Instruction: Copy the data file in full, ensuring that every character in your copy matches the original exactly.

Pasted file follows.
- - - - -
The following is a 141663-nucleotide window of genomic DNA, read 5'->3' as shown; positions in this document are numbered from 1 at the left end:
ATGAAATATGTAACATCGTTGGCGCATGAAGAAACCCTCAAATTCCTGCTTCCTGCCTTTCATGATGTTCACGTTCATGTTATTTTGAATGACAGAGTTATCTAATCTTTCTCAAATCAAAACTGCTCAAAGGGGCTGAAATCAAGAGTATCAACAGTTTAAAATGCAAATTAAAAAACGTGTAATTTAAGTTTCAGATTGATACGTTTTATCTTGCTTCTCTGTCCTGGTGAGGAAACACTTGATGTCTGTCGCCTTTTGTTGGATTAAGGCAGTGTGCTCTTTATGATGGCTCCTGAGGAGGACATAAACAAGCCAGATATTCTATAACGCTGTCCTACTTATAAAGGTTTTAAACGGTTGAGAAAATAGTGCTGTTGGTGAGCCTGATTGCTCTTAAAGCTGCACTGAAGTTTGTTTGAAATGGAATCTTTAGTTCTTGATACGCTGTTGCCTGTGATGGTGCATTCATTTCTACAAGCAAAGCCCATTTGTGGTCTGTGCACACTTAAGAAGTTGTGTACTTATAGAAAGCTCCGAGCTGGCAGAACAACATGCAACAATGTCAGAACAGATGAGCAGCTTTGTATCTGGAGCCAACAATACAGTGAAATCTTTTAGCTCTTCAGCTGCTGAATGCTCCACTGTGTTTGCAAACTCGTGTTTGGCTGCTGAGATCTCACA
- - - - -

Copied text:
The following is a 141663-nucleotide window of genomic DNA, read 5'->3' as shown; positions in this document are numbered from 1 at the left end:
ATGAAATATGTAACATCGTTGGCGCATGAAGAAACCCTCAAATTCCTGCTTCCTGCCTTTCATGATGTTCACGTTCATGTTATTTTGAATGACAGAGTTATCTAATCTTTCTCAAATCAAAACTGCTCAAAGGGGCTGAAATCAAGAGTATCAACAGTTTAAAATGCAAATTAAAAAACGTGTAATTTAAGTTTCAGATTGATACGTTTTATCTTGCTTCTCTGTCCTGGTGAGGAAACACTTGATGTCTGTCGCCTTTTGTTGGATTAAGGCAGTGTGCTCTTTATGATGGCTCCTGAGGAGGACATAAACAAGCCAGATATTCTATAACGCTGTCCTACTTATAAAGGTTTTAAACGGTTGAGAAAATAGTGCTGTTGGTGAGCCTGATTGCTCTTAAAGCTGCACTGAAGTTTGTTTGAAATGGAATCTTTAGTTCTTGATACGCTGTTGCCTGTGATGGTGCATTCATTTCTACAAGCAAAGCCCATTTGTGGTCTGTGCACACTTAAGAAGTTGTGTACTTATAGAAAGCTCCGAGCTGGCAGAACAACATGCAACAATGTCAGAACAGATGAGCAGCTTTGTATCTGGAGCCAACAATACAGTGAAATCTTTTAGCTCTTCAGCTGCTGAATGCTCCACTGTGTTTGCAAACTCGTGTTTGGCTGCTGAGATCTCACA